As the UK’s largest plug-in hybrid and electric vehicle fleet provider, our commitment to the future of electric vehicles is clear. Improvements in the range, availability and capability of electric vehicles continue, making them an exciting and viable part of longer-term fleet strategy.


This guide provides an overview of the changes announced by the Chancellor, supported by easy-to-read tables which display the main personal and corporate tax rates.


For more information about fuel choice, emissions and incorporating electric vehicles into a balanced business fleet, read our Fuel Choice & Emissions whitepaper.


To hear first-hand experiences of investing in electric vehicles from our clients, watch our video case studies: Implementing an electric fleet and incorporating electric fleet infrastructure.


To find out more about the benefits and challenges of adopting new technology and changing the way business fleets operate, visit our dedicated Driving Technology page.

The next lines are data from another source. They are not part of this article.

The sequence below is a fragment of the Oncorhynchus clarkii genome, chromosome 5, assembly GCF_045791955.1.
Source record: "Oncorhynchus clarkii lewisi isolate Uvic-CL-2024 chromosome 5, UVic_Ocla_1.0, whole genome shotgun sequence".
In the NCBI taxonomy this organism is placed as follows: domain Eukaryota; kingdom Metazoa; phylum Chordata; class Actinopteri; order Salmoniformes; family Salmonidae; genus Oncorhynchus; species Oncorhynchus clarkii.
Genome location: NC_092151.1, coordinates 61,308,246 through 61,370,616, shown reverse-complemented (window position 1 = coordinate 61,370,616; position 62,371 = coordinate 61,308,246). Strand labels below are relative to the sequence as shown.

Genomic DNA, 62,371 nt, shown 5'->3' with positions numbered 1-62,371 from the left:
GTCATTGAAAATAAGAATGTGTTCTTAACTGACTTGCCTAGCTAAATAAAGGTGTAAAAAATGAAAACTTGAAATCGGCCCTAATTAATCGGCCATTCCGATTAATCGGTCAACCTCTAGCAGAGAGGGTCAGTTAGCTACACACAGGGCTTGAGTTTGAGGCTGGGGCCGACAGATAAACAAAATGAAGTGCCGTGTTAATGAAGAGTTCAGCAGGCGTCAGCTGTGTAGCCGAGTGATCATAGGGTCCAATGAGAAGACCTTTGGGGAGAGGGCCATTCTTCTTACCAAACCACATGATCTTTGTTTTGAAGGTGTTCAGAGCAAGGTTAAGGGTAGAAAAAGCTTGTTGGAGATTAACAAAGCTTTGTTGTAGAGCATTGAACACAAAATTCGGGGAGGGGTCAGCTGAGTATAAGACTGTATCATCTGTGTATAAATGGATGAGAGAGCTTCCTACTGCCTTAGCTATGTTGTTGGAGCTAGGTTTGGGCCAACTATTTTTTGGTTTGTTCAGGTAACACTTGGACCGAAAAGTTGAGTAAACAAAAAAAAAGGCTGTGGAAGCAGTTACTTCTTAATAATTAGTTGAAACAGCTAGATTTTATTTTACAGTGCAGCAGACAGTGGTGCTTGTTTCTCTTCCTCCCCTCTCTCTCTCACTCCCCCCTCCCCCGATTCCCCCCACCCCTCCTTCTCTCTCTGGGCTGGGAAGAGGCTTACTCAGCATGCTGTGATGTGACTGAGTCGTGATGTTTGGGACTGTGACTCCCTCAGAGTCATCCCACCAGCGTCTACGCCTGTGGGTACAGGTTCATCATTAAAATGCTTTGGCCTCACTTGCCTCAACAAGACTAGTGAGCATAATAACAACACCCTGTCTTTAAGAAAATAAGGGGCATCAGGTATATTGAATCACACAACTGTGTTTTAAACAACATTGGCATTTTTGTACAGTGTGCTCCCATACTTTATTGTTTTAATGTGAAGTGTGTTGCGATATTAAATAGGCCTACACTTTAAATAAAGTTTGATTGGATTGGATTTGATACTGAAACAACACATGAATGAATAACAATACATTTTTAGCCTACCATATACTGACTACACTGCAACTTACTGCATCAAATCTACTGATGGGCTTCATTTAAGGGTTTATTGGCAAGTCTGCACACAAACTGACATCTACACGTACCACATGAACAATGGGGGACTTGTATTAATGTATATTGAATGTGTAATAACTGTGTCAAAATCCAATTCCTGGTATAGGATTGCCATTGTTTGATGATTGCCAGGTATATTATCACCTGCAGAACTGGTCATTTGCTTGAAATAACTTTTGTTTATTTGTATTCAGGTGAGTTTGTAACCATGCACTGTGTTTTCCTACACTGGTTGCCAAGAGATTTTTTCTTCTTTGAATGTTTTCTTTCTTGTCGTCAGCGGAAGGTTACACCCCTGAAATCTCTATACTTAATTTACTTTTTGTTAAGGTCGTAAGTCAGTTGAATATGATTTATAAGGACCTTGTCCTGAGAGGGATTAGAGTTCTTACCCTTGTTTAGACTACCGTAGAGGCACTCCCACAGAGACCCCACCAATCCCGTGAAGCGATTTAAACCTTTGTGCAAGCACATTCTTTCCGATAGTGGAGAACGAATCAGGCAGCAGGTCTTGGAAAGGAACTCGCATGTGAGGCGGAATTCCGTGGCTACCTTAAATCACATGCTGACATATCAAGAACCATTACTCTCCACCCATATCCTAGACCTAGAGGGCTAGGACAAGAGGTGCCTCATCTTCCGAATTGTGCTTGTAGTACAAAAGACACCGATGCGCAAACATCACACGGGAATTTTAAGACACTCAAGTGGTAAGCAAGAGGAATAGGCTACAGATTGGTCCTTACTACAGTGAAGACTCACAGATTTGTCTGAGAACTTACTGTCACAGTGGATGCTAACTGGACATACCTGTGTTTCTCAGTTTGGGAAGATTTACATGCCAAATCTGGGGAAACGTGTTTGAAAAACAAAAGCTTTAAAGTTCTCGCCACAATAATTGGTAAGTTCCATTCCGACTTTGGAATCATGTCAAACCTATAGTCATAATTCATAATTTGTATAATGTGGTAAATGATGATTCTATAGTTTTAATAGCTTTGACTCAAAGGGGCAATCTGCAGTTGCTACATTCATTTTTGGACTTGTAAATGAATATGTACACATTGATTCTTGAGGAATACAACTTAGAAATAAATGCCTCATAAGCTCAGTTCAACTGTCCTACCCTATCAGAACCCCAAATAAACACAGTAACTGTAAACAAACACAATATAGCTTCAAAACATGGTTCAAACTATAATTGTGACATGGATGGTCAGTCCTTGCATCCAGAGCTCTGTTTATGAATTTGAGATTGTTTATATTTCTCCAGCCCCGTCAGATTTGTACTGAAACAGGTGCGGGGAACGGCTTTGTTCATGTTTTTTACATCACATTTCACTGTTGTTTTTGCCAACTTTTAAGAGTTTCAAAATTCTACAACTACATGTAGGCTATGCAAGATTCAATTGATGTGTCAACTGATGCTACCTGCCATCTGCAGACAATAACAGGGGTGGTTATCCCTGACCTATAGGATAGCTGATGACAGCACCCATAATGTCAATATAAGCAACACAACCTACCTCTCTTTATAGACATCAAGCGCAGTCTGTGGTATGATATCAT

Download our podcast discussing the future of the business fleet, which features a business fleet manager and prominent vehicle manufacturer.

Contact us

To find out more about any of these issues, watch our website for further updates or contact your Lex Autolease consultant.

Email: fleetconsultancy@lexautolease.co.uk

1 Budget 2018, HM Treasury, October 2018 HC 1629
2 Results based on 5,034 votes from a Twitter poll carried out between 17th and 21st October 2018

While all reasonable care has been taken to ensure that the information in this article is accurate, no liability is accepted by Lex Autolease Limited for any loss or damage caused to any person relying on any statement or omission in this article. This article is produced for information only and should not be relied on as offering advice for any set of circumstances and specific advice should always be sought in each situation.